Monica's book list on the Holocaust and the stories of victims and heroes

Monica Porter Why did Monica love this book?

If Lothar Orbach survived in Berlin by creeping about in the shadows, Freddie did the opposite. This Viennese Jew brazenly entered the lion’s den of Nazi-occupied Paris and hobnobbed with the Wehrmacht. His true story is so amazing it would seem preposterous in a novel. Freddie left Austria after Hitler’s annexation of his country, and aged 20, with a false Aryan identity, he headed for the City of Lights. There he befriended Nazi soldiers and sold them his services as a guide to the red-light district, thereby earning commission from the nightspots and brothels to which he ushered them. "In reality I was a pimp," he writes. "But I didn’t consider it a situation I should be ashamed of. Because it saved my life." His luck ran out when a spurned lover betrayed him to the Gestapo, and he ended up in Auschwitz. Thankfully this remarkably resourceful man stayed alive…but…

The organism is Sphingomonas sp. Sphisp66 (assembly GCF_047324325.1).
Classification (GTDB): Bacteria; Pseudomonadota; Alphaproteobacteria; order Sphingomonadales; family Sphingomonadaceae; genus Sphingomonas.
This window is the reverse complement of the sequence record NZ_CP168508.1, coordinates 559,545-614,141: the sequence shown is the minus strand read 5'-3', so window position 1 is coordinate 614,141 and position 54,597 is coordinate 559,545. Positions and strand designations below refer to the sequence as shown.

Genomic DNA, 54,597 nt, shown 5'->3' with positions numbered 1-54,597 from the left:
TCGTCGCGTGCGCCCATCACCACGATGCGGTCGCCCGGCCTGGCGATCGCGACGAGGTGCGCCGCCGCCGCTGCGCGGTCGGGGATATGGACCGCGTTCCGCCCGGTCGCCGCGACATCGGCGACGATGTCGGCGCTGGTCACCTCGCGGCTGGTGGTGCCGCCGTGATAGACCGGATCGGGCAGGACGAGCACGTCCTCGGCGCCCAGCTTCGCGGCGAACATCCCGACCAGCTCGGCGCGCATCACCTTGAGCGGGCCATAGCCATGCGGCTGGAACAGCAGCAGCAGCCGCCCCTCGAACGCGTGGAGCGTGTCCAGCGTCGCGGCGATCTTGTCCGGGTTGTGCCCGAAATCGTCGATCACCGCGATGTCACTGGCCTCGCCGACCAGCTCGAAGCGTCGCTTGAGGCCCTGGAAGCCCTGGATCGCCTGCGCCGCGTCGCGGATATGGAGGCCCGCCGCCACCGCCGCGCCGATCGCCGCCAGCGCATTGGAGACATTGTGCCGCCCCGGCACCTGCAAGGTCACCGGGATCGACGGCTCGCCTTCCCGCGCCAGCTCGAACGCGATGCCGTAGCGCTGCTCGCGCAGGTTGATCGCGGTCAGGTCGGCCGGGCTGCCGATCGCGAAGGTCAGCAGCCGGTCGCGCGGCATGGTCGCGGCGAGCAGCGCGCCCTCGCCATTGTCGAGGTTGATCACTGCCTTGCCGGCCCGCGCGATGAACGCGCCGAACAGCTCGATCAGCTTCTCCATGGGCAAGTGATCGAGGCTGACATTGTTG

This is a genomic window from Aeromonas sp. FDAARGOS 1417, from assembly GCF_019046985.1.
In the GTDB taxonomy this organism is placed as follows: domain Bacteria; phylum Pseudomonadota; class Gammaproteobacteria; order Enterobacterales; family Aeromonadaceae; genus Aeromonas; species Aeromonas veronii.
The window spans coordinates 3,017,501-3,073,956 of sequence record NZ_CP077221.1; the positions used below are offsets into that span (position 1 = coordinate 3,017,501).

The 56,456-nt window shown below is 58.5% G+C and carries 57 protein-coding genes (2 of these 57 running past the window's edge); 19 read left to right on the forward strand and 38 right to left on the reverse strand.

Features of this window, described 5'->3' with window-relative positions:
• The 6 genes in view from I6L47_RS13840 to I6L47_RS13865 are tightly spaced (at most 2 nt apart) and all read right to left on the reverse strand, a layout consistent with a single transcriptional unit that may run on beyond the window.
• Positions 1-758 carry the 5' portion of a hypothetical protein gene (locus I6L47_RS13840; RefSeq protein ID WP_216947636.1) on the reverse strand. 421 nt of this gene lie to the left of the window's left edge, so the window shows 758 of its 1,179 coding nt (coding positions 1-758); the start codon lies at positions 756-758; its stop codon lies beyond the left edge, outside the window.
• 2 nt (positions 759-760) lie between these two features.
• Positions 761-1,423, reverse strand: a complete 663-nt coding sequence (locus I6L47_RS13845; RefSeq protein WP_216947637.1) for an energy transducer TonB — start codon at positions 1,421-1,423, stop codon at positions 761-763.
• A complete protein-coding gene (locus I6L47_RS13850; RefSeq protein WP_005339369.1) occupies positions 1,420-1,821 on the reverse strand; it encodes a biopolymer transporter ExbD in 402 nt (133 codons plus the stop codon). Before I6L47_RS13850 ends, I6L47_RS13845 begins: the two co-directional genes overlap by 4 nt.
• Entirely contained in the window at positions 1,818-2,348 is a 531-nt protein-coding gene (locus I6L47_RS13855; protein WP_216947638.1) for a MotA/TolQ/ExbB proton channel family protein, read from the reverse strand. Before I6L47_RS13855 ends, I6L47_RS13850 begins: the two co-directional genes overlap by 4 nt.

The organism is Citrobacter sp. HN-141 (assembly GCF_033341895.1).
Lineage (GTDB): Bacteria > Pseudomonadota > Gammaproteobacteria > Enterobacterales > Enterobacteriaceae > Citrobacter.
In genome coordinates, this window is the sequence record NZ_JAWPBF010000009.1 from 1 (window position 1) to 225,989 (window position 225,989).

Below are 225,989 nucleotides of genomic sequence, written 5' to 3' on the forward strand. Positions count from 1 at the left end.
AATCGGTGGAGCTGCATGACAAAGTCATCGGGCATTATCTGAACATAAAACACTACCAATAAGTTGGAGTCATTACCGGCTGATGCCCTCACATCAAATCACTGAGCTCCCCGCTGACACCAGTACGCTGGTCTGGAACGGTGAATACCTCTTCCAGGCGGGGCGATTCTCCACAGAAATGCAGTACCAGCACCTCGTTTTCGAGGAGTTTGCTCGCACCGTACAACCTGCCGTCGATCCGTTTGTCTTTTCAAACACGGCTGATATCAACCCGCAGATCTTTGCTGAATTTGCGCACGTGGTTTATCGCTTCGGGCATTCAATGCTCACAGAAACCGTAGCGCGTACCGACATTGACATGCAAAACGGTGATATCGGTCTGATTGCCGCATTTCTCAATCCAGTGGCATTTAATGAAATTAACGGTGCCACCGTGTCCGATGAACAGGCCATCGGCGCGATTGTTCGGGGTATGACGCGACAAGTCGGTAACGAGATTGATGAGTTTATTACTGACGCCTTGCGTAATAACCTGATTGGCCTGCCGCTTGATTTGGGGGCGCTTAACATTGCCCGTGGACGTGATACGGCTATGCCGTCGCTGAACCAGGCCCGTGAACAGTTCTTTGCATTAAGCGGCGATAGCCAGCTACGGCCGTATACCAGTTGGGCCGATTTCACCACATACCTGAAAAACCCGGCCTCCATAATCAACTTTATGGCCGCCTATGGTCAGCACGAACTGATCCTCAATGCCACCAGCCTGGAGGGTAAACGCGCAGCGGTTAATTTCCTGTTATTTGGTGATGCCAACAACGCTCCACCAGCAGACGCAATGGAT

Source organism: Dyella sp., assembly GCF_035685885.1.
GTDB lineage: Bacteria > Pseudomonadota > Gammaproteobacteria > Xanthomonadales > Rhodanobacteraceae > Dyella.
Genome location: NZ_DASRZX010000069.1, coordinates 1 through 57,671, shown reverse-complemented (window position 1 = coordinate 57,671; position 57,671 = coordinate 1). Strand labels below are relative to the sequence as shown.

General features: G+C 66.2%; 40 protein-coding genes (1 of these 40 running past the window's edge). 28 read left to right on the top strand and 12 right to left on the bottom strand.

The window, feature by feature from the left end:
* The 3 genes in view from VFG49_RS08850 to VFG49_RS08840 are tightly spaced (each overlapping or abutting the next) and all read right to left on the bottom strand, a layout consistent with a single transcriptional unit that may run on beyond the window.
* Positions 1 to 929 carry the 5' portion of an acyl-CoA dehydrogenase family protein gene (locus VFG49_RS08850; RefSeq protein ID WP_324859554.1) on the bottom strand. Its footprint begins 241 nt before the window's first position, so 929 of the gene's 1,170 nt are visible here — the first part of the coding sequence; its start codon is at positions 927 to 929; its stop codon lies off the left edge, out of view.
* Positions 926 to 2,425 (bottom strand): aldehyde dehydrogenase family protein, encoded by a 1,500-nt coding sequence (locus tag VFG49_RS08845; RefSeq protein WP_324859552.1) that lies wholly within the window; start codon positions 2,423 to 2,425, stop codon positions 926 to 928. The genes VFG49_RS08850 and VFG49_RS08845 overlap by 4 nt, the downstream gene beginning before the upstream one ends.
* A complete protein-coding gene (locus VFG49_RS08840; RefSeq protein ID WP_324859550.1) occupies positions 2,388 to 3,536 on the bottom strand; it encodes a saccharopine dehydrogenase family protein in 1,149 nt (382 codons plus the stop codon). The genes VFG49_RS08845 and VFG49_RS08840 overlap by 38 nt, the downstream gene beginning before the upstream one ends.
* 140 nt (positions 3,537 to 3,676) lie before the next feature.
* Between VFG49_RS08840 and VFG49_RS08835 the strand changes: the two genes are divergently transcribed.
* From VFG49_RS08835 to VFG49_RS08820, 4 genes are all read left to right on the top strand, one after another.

By Freddie Knoller, John Landaw,

Why should I read it?

1 author picked Desperate Journey as one of their favorite books, and they share why you should read it.

What is this book about?